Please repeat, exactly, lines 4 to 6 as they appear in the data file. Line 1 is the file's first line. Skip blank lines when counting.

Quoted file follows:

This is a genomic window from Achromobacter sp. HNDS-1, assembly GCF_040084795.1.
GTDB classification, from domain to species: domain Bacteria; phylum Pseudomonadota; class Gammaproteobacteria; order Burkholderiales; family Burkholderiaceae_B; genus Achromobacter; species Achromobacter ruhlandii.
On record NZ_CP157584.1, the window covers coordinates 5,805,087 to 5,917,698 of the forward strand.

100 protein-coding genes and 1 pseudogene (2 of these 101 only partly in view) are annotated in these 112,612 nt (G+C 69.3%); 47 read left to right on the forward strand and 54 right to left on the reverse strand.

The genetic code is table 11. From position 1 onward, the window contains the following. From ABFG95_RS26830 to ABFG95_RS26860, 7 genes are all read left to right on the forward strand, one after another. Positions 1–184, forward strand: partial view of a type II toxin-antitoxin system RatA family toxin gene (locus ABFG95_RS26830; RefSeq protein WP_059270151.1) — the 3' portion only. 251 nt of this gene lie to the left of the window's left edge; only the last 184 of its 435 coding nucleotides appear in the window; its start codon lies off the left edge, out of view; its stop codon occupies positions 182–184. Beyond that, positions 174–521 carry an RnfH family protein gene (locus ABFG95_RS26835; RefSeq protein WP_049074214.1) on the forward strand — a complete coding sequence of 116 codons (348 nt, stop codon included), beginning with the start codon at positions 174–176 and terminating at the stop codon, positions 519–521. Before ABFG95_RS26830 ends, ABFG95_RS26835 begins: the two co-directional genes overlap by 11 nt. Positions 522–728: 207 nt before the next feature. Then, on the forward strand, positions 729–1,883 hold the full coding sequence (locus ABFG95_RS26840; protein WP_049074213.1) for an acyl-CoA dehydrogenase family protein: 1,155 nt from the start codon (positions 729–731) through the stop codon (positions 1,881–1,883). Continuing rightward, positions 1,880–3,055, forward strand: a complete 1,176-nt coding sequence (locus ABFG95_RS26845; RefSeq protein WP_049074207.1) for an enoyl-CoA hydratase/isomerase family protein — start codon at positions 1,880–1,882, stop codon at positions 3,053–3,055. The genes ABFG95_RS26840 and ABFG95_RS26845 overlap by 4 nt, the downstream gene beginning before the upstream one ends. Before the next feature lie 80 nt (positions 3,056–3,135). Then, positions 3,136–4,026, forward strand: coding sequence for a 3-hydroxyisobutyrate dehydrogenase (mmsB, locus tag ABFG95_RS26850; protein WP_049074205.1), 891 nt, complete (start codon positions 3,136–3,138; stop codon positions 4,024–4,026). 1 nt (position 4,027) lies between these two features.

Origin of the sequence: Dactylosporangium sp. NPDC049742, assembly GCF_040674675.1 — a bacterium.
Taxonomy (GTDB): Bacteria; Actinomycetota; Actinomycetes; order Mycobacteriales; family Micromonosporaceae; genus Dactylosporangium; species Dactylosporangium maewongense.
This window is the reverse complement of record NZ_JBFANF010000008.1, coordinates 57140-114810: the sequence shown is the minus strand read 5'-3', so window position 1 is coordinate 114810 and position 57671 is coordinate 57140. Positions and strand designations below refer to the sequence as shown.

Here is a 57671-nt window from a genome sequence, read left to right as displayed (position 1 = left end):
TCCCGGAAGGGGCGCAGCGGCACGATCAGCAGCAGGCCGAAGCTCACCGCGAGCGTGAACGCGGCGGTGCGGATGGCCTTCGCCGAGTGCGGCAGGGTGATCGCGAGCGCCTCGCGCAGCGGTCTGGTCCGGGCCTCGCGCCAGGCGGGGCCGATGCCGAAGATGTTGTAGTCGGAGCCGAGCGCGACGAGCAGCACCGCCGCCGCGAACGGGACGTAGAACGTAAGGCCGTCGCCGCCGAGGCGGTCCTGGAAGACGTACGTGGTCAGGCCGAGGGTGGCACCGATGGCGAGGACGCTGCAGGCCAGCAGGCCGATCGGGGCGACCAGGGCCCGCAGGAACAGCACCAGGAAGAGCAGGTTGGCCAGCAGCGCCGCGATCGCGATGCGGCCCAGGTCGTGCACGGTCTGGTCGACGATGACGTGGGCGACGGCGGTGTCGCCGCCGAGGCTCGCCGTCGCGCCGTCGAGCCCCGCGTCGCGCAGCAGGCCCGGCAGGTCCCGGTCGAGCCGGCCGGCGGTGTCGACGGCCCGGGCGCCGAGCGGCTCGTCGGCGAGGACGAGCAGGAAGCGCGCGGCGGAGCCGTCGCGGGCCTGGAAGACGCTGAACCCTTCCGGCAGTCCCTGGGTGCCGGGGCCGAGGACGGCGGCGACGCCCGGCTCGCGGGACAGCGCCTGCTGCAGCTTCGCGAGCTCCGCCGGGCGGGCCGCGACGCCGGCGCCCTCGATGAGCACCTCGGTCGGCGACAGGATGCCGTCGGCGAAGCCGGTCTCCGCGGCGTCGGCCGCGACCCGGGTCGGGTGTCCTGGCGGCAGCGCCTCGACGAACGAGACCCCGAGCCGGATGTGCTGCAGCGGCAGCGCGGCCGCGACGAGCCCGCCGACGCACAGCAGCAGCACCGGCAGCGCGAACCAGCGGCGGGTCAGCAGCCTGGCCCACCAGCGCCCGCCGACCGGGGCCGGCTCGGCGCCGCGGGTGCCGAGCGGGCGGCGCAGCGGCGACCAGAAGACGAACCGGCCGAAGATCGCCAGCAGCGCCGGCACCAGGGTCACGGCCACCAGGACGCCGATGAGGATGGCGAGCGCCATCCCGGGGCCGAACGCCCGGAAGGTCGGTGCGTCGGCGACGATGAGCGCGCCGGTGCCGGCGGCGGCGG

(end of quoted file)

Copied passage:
100 protein-coding genes and 1 pseudogene (2 of these 101 only partly in view) are annotated in these 112,612 nt (G+C 69.3%); 47 read left to right on the forward strand and 54 right to left on the reverse strand.

The genetic code is table 11. From position 1 onward, the window contains the following. From ABFG95_RS26830 to ABFG95_RS26860, 7 genes are all read left to right on the forward strand, one after another. Positions 1–184, forward strand: partial view of a type II toxin-antitoxin system RatA family toxin gene (locus ABFG95_RS26830; RefSeq protein WP_059270151.1) — the 3' portion only. 251 nt of this gene lie to the left of the window's left edge; only the last 184 of its 435 coding nucleotides appear in the window; its start codon lies off the left edge, out of view; its stop codon occupies positions 182–184. Beyond that, positions 174–521 carry an RnfH family protein gene (locus ABFG95_RS26835; RefSeq protein WP_049074214.1) on the forward strand — a complete coding sequence of 116 codons (348 nt, stop codon included), beginning with the start codon at positions 174–176 and terminating at the stop codon, positions 519–521. Before ABFG95_RS26830 ends, ABFG95_RS26835 begins: the two co-directional genes overlap by 11 nt. Positions 522–728: 207 nt before the next feature. Then, on the forward strand, positions 729–1,883 hold the full coding sequence (locus ABFG95_RS26840; protein WP_049074213.1) for an acyl-CoA dehydrogenase family protein: 1,155 nt from the start codon (positions 729–731) through the stop codon (positions 1,881–1,883). Continuing rightward, positions 1,880–3,055, forward strand: a complete 1,176-nt coding sequence (locus ABFG95_RS26845; RefSeq protein WP_049074207.1) for an enoyl-CoA hydratase/isomerase family protein — start codon at positions 1,880–1,882, stop codon at positions 3,053–3,055. The genes ABFG95_RS26840 and ABFG95_RS26845 overlap by 4 nt, the downstream gene beginning before the upstream one ends. Before the next feature lie 80 nt (positions 3,056–3,135). Then, positions 3,136–4,026, forward strand: coding sequence for a 3-hydroxyisobutyrate dehydrogenase (mmsB, locus tag ABFG95_RS26850; protein WP_049074205.1), 891 nt, complete (start codon positions 3,136–3,138; stop codon positions 4,024–4,026). 1 nt (position 4,027) lies between these two features.

Origin of the sequence: Dactylosporangium sp. NPDC049742, assembly GCF_040674675.1 — a bacterium.